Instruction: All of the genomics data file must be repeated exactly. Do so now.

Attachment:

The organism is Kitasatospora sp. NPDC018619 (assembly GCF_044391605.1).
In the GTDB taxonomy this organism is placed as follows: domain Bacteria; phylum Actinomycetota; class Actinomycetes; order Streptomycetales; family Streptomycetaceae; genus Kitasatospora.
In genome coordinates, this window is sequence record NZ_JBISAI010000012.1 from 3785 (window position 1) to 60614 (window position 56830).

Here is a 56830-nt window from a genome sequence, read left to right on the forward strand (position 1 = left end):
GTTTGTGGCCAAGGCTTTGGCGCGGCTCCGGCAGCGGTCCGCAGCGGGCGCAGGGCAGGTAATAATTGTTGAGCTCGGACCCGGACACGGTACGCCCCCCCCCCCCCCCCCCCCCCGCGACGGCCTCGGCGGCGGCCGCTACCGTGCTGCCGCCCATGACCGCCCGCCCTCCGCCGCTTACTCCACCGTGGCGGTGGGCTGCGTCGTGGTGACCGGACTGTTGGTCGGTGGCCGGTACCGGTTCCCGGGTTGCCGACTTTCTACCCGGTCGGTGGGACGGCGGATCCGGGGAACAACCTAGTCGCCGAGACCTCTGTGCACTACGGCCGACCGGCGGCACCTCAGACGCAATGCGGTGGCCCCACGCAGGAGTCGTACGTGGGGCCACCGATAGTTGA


The organism is Kitasatospora sp. NPDC018619 (assembly GCF_044391605.1).
In the GTDB taxonomy this organism is placed as follows: domain Bacteria; phylum Actinomycetota; class Actinomycetes; order Streptomycetales; family Streptomycetaceae; genus Kitasatospora.
In genome coordinates, this window is sequence record NZ_JBISAI010000012.1 from 3785 (window position 1) to 60614 (window position 56830).

Here is a 56830-nt window from a genome sequence, read left to right on the forward strand (position 1 = left end):
GTTTGTGGCCAAGGCTTTGGCGCGGCTCCGGCAGCGGTCCGCAGCGGGCGCAGGGCAGGTAATAATTGTTGAGCTCGGACCCGGACACGGTACGCCCCCCCCCCCCCCCCCCCCCCGCGACGGCCTCGGCGGCGGCCGCTACCGTGCTGCCGCCCATGACCGCCCGCCCTCCGCCGCTTACTCCACCGTGGCGGTGGGCTGCGTCGTGGTGACCGGACTGTTGGTCGGTGGCCGGTACCGGTTCCCGGGTTGCCGACTTTCTACCCGGTCGGTGGGACGGCGGATCCGGGGAACAACCTAGTCGCCGAGACCTCTGTGCACTACGGCCGACCGGCGGCACCTCAGACGCAATGCGGTGGCCCCACGCAGGAGTCGTACGTGGGGCCACCGATAGTTGA